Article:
# Open Subsets in a Metric Space ... Stromberg, Theorem 3.6 .. ...

#### Peter

##### Well-known member
MHB Site Helper
I am reading Karl R. Stromberg's book: "An Introduction to Classical Real Analysis". ... ...

I am focused on Chapter 3: Limits and Continuity ... ...

I need help in order to fully understand the proof of Theorem 3.6 on page 94 ... ...

Theorem 3.6 and its proof read as follows:

In the above proof by Stromberg we read the following:

" ... ... Letting $$\displaystyle r = \text{min} \{ r_1, r_2, \ ... \ ... \ r_n \}$$ we see that $$\displaystyle B_r (a) \subset U_j \text{ for each } j = 1,2, \ ... \ ... n$$ ... ... "

Although it seems plausible ... I do not see ... rigorously speaking, why the above statement is true ...

Can someone demonstrate rigorously that letting $$\displaystyle r = \text{min} \{ r_1, r_2, \ ... \ ... \ r_n \}$$ ...

... implies that $$\displaystyle B_r (a) \subset U_j$$ for each $$\displaystyle j = 1,2, \ ... \ ... n$$ ... ...

Surely it is possible that $$\displaystyle B_r (a)$$ lies partly outside some $$\displaystyle U_j$$ ... ...

Help will be appreciated ...

Peter

#### HallsofIvy

##### Well-known member
MHB Math Helper
The Theorem makes reference to "Definition 3.3" but you don't give us that definition. Also you are asking about "$$B_r(a)$$" but don't tell us what that means. Since the theorem is about "open sets", I strongly suspect, but can't be sure, that "Definition 3.3" is the definition of "open set" and that "$$B_r(a)$$" is the "open ball" centered at a with radius r.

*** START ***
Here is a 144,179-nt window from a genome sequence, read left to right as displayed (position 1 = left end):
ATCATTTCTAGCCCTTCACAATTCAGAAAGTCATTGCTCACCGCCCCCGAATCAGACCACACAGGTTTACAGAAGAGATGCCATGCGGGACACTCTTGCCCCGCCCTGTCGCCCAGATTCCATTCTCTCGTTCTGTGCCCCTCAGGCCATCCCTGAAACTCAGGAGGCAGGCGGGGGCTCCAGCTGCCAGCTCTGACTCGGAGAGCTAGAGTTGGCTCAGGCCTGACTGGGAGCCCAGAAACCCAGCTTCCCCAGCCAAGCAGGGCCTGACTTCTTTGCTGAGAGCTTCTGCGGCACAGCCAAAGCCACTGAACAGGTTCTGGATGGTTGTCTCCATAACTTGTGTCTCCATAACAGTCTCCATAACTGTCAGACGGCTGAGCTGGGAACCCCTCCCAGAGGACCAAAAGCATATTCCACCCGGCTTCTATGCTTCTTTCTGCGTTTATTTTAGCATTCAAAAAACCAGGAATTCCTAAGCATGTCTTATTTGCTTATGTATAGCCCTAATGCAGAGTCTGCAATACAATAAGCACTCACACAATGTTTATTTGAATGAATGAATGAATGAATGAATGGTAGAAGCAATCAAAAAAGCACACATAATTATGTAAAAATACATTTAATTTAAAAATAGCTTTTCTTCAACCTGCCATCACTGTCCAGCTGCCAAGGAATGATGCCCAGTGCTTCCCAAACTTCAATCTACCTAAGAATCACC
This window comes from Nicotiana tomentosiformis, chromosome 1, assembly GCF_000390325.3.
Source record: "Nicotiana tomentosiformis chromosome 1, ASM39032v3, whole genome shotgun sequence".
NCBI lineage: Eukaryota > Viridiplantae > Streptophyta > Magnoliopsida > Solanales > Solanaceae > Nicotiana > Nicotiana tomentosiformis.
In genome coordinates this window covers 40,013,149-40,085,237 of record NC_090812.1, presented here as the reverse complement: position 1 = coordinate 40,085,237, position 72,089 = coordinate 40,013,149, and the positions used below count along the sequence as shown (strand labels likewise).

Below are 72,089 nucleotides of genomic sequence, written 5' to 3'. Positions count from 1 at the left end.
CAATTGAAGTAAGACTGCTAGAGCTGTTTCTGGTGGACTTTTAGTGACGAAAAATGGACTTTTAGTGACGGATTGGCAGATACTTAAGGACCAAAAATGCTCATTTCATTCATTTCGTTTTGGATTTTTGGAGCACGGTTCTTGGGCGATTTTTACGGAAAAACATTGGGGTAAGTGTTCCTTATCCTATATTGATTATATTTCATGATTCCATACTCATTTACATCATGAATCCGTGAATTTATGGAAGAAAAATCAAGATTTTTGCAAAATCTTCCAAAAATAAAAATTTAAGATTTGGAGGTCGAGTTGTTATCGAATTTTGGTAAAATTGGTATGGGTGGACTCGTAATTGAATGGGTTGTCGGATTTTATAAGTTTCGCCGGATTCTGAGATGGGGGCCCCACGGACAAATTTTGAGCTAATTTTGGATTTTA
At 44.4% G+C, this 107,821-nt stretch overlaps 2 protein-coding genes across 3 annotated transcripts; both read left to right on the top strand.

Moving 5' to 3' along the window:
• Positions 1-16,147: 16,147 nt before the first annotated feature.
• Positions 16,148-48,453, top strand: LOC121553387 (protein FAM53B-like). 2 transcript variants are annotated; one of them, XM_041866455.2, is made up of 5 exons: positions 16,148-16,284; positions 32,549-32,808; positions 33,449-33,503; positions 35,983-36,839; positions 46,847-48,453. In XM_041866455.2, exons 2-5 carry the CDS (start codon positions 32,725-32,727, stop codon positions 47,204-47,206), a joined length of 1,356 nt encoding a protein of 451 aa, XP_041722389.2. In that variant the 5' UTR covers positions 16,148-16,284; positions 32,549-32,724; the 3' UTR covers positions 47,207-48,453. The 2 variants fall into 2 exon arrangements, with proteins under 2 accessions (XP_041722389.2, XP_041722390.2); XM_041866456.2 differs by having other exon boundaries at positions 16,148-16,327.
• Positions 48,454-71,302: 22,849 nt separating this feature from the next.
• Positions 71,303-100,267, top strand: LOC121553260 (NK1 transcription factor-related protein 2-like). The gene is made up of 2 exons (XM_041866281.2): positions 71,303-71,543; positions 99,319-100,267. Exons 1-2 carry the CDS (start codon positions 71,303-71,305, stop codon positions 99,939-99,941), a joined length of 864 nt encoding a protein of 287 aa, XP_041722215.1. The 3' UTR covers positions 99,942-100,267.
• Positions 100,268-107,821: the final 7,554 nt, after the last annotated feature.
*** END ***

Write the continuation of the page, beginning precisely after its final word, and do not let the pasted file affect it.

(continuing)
If that is correct then $$B_r(a)$$ is $$\{ p| d(p, a)< r\}$$, the set of all points whose distance from point a (the center of the ball) is less than r (the radius of the ball). From that it follows immediately that if $$r_1< r_2$$ then $$B_{r_1}(a)\subset B_{r_2}(a)$$- the smaller radius ball is inside the larger radius ball.

#### Olinguito

##### Well-known member
Can someone demonstrate rigorously that letting $$\displaystyle r = \text{min} \{ r_1, r_2, \ ... \ ... \ r_n \}$$ ...

... implies that $$\displaystyle B_r (a) \subset U_j$$ for each $$\displaystyle j = 1,2, \ ... \ ... n$$ ... ...
$r$ is the minimum of all the $r_j$ and so $r\leqslant r_j$ for all $j$; hence $B_r(a)\subseteq B_{r_j}(a)\subset U_j$ for all $j=1,\ldots,n$.

#### Peter

##### Well-known member
MHB Site Helper
$r$ is the minimum of all the $r_j$ and so $r\leqslant r_j$ for all $j$; hence $B_r(a)\subseteq B_{r_j}(a)\subset U_j$ for all $j=1,\ldots,n$.

Thanks for the help Olinguito ...

Peter

- - - Updated - - -

The Theorem makes reference to "Definition 3.3" but you don't give us that definition. Also you are asking about "$$B_r(a)$$" but don't tell us what that means. Since the theorem is about "open sets", I strongly suspect, but can't be sure, that "Definition 3.3" is the definition of "open set" and that "$$B_r(a)$$" is the "open ball" centered at a with radius r.

If that is correct then $$B_r(a)$$ is $$\{ p| d(p, a)< r\}$$, the set of all points whose distance from point a (the center of the ball) is less than r (the radius of the ball). From that it follows immediately that if $$r_1< r_2$$ then $$B_{r_1}(a)\subset B_{r_2}(a)$$- the smaller radius ball is inside the larger radius ball.

Thanks for the help HallsofIvy ...

Peter